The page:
"in limine" (Latin)

What does the Latin term in limine mean?

"In limine" is a Latin term commonly used in legal proceedings. It translates to "at the threshold" or "on the threshold" and refers to a motion or argument made by one party to exclude certain evidence or arguments before or at the beginning of a trial or hearing. The purpose of an "in limine" motion is to address legal issues or objections that, if allowed to be presented to the jury or court, may unduly prejudice or influence the outcome of the case. By seeking to exclude such evidence or arguments in advance, the party aims to shape the scope and parameters of the trial.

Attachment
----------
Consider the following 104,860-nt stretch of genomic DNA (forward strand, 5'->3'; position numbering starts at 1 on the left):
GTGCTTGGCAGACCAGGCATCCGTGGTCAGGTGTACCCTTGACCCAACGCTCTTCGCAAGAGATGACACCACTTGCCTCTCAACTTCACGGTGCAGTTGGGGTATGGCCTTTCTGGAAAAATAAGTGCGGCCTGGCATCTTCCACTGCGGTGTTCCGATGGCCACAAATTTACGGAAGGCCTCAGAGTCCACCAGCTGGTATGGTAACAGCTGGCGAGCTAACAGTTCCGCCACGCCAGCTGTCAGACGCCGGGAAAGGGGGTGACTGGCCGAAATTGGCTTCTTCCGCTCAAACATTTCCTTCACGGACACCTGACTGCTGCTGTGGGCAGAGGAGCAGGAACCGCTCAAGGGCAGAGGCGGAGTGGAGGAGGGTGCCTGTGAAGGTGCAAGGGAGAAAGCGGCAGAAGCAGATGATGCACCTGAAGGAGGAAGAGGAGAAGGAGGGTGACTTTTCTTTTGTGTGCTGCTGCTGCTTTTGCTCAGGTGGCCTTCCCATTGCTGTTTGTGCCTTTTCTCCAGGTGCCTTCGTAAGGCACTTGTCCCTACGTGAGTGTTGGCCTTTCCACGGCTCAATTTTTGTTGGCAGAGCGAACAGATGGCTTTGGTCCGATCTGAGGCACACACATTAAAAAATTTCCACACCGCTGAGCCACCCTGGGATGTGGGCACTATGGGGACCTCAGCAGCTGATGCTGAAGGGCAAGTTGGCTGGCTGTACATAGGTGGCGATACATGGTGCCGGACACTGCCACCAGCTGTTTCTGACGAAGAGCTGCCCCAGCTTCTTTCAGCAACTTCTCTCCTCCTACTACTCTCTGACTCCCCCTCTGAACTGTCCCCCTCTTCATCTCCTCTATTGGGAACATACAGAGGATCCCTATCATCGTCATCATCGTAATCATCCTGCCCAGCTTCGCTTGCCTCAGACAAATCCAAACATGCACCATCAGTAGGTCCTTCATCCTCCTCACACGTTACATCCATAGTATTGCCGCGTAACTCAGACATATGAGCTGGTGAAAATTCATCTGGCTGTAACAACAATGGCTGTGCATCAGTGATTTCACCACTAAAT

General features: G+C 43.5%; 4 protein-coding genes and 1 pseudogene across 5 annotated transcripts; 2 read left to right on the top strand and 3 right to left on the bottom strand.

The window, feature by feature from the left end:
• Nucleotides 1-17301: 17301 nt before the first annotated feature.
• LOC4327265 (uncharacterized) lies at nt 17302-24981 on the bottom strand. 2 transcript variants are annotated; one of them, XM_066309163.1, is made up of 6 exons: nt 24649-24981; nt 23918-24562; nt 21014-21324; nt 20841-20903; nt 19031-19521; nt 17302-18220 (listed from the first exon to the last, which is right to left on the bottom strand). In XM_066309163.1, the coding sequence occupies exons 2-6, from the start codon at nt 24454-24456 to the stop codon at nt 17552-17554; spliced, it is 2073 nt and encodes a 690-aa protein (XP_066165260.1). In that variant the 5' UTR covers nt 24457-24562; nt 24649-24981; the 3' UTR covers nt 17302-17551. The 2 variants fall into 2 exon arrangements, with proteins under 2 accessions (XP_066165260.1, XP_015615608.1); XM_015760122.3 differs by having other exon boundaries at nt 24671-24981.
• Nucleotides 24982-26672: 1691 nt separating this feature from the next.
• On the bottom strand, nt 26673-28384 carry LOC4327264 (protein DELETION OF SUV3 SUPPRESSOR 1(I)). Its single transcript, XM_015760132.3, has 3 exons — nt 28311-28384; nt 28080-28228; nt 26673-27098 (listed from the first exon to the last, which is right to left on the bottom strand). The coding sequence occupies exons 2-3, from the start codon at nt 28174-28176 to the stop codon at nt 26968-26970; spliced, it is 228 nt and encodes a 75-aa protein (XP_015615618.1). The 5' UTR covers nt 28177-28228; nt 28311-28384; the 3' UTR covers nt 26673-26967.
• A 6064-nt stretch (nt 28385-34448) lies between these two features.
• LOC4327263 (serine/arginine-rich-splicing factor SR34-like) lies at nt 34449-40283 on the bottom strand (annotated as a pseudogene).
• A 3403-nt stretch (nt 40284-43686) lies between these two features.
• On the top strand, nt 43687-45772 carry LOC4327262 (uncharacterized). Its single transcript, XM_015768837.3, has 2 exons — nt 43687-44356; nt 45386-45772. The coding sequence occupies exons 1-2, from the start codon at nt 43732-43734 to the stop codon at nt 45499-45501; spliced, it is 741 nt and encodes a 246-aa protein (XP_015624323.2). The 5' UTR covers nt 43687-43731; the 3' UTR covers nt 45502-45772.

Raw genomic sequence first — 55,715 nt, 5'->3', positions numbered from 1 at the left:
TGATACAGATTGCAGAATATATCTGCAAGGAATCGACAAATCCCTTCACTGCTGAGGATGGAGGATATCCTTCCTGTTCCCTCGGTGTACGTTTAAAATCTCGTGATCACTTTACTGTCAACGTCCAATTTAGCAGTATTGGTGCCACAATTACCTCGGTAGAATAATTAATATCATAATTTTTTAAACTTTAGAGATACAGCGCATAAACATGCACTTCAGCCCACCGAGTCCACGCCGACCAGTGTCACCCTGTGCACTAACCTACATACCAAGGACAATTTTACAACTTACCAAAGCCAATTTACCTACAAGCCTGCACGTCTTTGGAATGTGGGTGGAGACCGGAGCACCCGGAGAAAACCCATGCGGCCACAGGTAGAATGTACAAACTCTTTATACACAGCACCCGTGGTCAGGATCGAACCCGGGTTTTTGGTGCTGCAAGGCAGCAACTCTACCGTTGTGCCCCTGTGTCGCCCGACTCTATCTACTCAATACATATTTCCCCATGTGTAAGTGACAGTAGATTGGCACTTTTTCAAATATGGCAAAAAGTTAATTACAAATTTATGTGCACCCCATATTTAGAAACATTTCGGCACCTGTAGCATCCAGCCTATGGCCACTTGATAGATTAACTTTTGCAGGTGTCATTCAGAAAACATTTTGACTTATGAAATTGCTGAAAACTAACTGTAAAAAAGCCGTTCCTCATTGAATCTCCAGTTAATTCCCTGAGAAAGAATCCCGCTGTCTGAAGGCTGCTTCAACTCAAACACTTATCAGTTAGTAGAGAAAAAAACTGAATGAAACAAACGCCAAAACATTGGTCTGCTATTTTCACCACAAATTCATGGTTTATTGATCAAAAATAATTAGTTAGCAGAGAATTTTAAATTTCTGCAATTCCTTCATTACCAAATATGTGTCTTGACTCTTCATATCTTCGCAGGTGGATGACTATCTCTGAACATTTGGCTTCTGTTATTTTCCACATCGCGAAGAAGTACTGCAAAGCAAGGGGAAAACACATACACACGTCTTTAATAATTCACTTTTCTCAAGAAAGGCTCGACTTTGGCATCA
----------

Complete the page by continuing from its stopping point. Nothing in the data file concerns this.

Examples in Sentences

Here are three example sentences demonstrating the usage of "in limine":
  • The defense attorney filed a motion in limine to exclude the witness's prior criminal record from being mentioned during the trial.
  • The prosecution made an in limine argument to prevent the defense from introducing irrelevant and inflammatory evidence.
  • Before the trial began, the judge ruled on several in limine motions to determine the admissibility of expert testimony.
in limine (meaning)

Previous and Next Terms

Test Your Knowledge of Latin Terms

More Latin Terms

author logo

This page was written by Craig Shrives.